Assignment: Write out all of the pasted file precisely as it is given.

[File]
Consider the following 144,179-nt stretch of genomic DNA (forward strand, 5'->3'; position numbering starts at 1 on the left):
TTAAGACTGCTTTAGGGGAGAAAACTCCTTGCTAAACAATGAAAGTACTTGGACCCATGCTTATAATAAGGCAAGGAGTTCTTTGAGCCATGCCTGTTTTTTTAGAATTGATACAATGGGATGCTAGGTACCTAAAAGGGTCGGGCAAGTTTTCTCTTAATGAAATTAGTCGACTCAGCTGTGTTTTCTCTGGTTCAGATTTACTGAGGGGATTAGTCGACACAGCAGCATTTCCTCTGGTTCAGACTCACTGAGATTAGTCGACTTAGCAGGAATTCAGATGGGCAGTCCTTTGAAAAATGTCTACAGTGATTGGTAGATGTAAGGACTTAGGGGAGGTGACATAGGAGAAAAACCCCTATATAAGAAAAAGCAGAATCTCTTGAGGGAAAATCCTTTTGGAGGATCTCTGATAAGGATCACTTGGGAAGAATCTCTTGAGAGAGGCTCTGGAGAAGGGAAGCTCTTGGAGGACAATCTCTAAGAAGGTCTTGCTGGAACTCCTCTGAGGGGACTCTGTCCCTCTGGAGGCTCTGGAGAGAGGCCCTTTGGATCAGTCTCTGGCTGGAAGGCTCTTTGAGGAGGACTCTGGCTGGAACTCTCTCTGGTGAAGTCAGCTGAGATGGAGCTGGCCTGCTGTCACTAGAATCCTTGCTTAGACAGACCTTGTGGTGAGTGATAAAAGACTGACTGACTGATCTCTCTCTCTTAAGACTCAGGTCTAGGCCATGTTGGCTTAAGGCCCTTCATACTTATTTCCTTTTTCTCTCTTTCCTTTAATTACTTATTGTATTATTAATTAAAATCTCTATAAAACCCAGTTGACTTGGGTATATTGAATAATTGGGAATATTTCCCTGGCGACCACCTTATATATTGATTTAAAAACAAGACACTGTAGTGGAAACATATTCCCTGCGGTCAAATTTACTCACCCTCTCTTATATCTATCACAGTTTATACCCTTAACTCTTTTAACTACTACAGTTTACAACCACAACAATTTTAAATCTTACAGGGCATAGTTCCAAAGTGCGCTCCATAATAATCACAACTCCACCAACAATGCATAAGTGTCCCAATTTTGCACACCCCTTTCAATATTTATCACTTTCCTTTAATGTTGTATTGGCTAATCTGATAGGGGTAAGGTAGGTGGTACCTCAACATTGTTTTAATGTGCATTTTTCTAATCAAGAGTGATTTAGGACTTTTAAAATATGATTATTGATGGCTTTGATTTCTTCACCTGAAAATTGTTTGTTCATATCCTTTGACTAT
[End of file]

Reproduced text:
Consider the following 144,179-nt stretch of genomic DNA (forward strand, 5'->3'; position numbering starts at 1 on the left):
TTAAGACTGCTTTAGGGGAGAAAACTCCTTGCTAAACAATGAAAGTACTTGGACCCATGCTTATAATAAGGCAAGGAGTTCTTTGAGCCATGCCTGTTTTTTTAGAATTGATACAATGGGATGCTAGGTACCTAAAAGGGTCGGGCAAGTTTTCTCTTAATGAAATTAGTCGACTCAGCTGTGTTTTCTCTGGTTCAGATTTACTGAGGGGATTAGTCGACACAGCAGCATTTCCTCTGGTTCAGACTCACTGAGATTAGTCGACTTAGCAGGAATTCAGATGGGCAGTCCTTTGAAAAATGTCTACAGTGATTGGTAGATGTAAGGACTTAGGGGAGGTGACATAGGAGAAAAACCCCTATATAAGAAAAAGCAGAATCTCTTGAGGGAAAATCCTTTTGGAGGATCTCTGATAAGGATCACTTGGGAAGAATCTCTTGAGAGAGGCTCTGGAGAAGGGAAGCTCTTGGAGGACAATCTCTAAGAAGGTCTTGCTGGAACTCCTCTGAGGGGACTCTGTCCCTCTGGAGGCTCTGGAGAGAGGCCCTTTGGATCAGTCTCTGGCTGGAAGGCTCTTTGAGGAGGACTCTGGCTGGAACTCTCTCTGGTGAAGTCAGCTGAGATGGAGCTGGCCTGCTGTCACTAGAATCCTTGCTTAGACAGACCTTGTGGTGAGTGATAAAAGACTGACTGACTGATCTCTCTCTCTTAAGACTCAGGTCTAGGCCATGTTGGCTTAAGGCCCTTCATACTTATTTCCTTTTTCTCTCTTTCCTTTAATTACTTATTGTATTATTAATTAAAATCTCTATAAAACCCAGTTGACTTGGGTATATTGAATAATTGGGAATATTTCCCTGGCGACCACCTTATATATTGATTTAAAAACAAGACACTGTAGTGGAAACATATTCCCTGCGGTCAAATTTACTCACCCTCTCTTATATCTATCACAGTTTATACCCTTAACTCTTTTAACTACTACAGTTTACAACCACAACAATTTTAAATCTTACAGGGCATAGTTCCAAAGTGCGCTCCATAATAATCACAACTCCACCAACAATGCATAAGTGTCCCAATTTTGCACACCCCTTTCAATATTTATCACTTTCCTTTAATGTTGTATTGGCTAATCTGATAGGGGTAAGGTAGGTGGTACCTCAACATTGTTTTAATGTGCATTTTTCTAATCAAGAGTGATTTAGGACTTTTAAAATATGATTATTGATGGCTTTGATTTCTTCACCTGAAAATTGTTTGTTCATATCCTTTGACTAT